Total cost: 40k miles + $88.16 in taxes
Visas/National Park Fees
The Galapagos is one of the most protected areas on earth. 97% of the islands are protected to be exact. In order to enter, you must pay a few mandatory National Park fees and for a tourist card. There is no way around these fees so make sure to bring enough cash to cover them.
One of only 1,200 penguins on the Galapagos
Fees I paid to enter the Galapagos:
$20 for a tourist card (upon departure in Guayaquil or Quito)-they don’t tell you this and I got all the way to the gate without it. I had to run back to the check in area to get one real quick and go all the way through security. The only reason I didn’t miss my flight is because it ended up being delayed. Make sure you get your visa card BEFORE boarding your flight to the Galapagos.
$100 National Park fees upon entrance to the Galapagos
$10 to enter Isabela island ($5 for locals)
I always thought accommodation on the Galapagos would cost a fortune. But it’s the complete opposite. You can do it super cheap if you want. I saw hostels for $15/night. They also have some super fancy eco resorts that are very pricy as well. But overall, it was very affordable to stay on the islands.
I went on the cheap (ish) side and paid an average of $30 a night, including a mixture of hotels, a private room in a hostel, and an Airbnb. The standards are not as high as one might be used to, but overall it wasn’t a problem. The only problem I had was the presence of little tiny bugs (smaller than ants) that were in almost every place I stayed. I think they just have a problem with bugs being a tropical climate.
A post shared by 🌍World Traveler/Blogger✈️ (@crazytravelista) on
Oh and the wifi….the wifi. Wifi on the Galapagos was officially the worst wifi I had ever experienced. It hardly every worked in my room (although the hotels claimed wifi in all rooms) expect for Iguana Hotel on Isabela island. And when it did work, it was so slow you couldn’t even open anything if more than a few people were on the network. I couldn’t open any videos at all while I was there. It was kinda nice to disconnect, but at some points I really needed wifi to look stuff up so it was an annoyance for sure.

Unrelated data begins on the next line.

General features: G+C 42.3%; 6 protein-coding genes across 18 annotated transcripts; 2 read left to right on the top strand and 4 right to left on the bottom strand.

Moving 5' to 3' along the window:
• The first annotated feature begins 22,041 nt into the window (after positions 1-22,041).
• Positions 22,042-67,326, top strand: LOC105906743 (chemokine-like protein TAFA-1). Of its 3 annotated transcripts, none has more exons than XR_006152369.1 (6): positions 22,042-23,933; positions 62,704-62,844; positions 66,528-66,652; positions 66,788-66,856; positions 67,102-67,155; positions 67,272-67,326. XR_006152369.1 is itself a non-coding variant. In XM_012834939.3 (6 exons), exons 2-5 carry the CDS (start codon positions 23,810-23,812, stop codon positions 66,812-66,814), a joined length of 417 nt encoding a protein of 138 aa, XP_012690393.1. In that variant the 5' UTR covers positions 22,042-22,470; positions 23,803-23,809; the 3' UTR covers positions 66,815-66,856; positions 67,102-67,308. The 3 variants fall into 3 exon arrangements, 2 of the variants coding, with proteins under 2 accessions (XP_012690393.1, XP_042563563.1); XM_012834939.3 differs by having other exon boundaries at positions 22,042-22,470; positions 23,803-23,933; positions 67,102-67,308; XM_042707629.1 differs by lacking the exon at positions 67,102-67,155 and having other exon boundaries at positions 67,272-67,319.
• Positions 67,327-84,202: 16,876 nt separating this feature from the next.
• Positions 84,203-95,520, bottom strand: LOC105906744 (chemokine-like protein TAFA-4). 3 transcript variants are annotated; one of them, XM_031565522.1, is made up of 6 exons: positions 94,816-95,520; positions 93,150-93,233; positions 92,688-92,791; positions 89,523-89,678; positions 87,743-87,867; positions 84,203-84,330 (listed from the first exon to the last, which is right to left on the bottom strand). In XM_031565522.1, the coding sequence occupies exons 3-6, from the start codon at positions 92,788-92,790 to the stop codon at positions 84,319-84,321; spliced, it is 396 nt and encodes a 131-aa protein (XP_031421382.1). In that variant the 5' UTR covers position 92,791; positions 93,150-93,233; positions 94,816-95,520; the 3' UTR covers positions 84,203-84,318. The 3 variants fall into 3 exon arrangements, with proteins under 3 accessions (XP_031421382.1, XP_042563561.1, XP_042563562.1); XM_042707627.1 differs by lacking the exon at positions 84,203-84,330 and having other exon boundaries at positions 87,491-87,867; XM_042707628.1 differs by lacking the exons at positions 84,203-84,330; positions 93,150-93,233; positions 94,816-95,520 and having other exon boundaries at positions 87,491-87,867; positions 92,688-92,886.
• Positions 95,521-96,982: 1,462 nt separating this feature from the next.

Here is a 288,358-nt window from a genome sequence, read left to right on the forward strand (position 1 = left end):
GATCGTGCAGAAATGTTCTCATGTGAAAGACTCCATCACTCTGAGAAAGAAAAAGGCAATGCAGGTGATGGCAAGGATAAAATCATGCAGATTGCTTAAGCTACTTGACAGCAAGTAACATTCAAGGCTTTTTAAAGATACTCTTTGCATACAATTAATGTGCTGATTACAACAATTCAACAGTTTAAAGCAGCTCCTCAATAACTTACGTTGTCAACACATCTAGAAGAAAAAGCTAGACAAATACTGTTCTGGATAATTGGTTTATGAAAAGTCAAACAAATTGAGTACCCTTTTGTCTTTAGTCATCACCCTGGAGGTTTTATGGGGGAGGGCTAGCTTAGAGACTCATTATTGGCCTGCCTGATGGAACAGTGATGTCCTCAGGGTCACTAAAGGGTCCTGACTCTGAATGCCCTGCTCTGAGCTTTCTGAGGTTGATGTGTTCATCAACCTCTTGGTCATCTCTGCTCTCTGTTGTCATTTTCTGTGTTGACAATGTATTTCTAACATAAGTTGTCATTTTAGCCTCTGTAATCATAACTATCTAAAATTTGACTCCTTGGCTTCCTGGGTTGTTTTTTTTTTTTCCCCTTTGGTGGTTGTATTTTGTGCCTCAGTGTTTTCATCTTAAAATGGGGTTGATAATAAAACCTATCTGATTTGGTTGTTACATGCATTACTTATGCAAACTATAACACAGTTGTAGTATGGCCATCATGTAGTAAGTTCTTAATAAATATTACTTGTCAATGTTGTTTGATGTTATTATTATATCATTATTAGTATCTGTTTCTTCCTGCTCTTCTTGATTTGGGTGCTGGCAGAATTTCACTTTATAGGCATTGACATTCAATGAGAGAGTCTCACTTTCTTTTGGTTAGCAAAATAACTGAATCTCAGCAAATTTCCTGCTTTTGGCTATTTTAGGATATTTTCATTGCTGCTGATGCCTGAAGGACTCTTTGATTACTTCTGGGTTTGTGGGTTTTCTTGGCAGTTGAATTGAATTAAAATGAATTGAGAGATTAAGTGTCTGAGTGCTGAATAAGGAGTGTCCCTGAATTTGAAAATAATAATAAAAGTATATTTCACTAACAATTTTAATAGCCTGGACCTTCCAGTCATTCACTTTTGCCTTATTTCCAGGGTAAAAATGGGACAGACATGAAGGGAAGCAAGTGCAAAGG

Where I stayed in the Galapagos:
Puerto Villamil, Isabela island
This was the cleanest and best place I stayed in the Galapagos. It was also the only place I didn’t see many bugs and the wifi actually worked (slowly) in my room. It was the most expensive accommodation on my trip, but well worth it.
Puerto Ayora, Santa Cruz
Hostal Vista al Mar($30/night)
I got a private room here right near the port and good dining options. However, it wasn’t as clean as I would have liked, it had NO air conditioner (only a fan), the wifi was the worst I had experienced, and there were many bugs. I wouldn’t recommend this place honestly.
A cute little hotel with a chill lobby filled with hammocks. When I alerted them of the many bugs in my room, they sprayed it while I was out and it got rid of the problem. The staff was super nice and helpful!
Puerto Baquerizo Moreno, San Cristobal
Airbnb San Cristobal($18/night)
I rented a room in a huge house and was very large and spacious. It had 3 double beds and could have slept 6. It was an 8 minute walk from the main port in a quiet neighoborhood. The host gave me snorkel gear to wear to the beach, which was nice. Oh, and it was a 5 minute walk to the airpot! The only problem was the huge black beetle bugs I found the first night. When I arrived, all the windows were open so I’m sure thats where they came from. I kept all the windows closed and only saw one more the next day. You can view the listing here.
Tours in the Galapagos are highly regulated and not every tour company will operate every day. The reason is they limit the amount of people that can visit each island to a small number per day. This prevents damage to the environment from mass tourism. I wish more places would adopt this method because you can really see how clean and well preserved the environment is over there.
Tours in the Galapagos are not cheap and this is where you will spend a majority of your budget. BUT, the key is to book LAST MINUTE on arrival. DO NOT book tours online, as they are up to 3 times as much! I was quotes as much as $325 for a tour that I eventually went on for $160, by booking last minute.
It can be a little nerve wrecking getting there without any booked tours, especially ones you really want to do. But you will save a shit ton doing it this way. Don’t forget to bargain down about 20% of the asking price as well. They are more negotiable last minute.
Note: they were fully booked for my tour to Bartoleme when I inquired the day before. Apparently tho is one of the most popular tours and not every company will operate daily. I really wanted to do this tour, so I had to move my schedule around and change 2 hotel dates (which both hotels surprisingly let me do free of charge!).
Recommended Tours To Do in The Galapagos:
Bartoleme Island (day trip from Santa Cruz Island)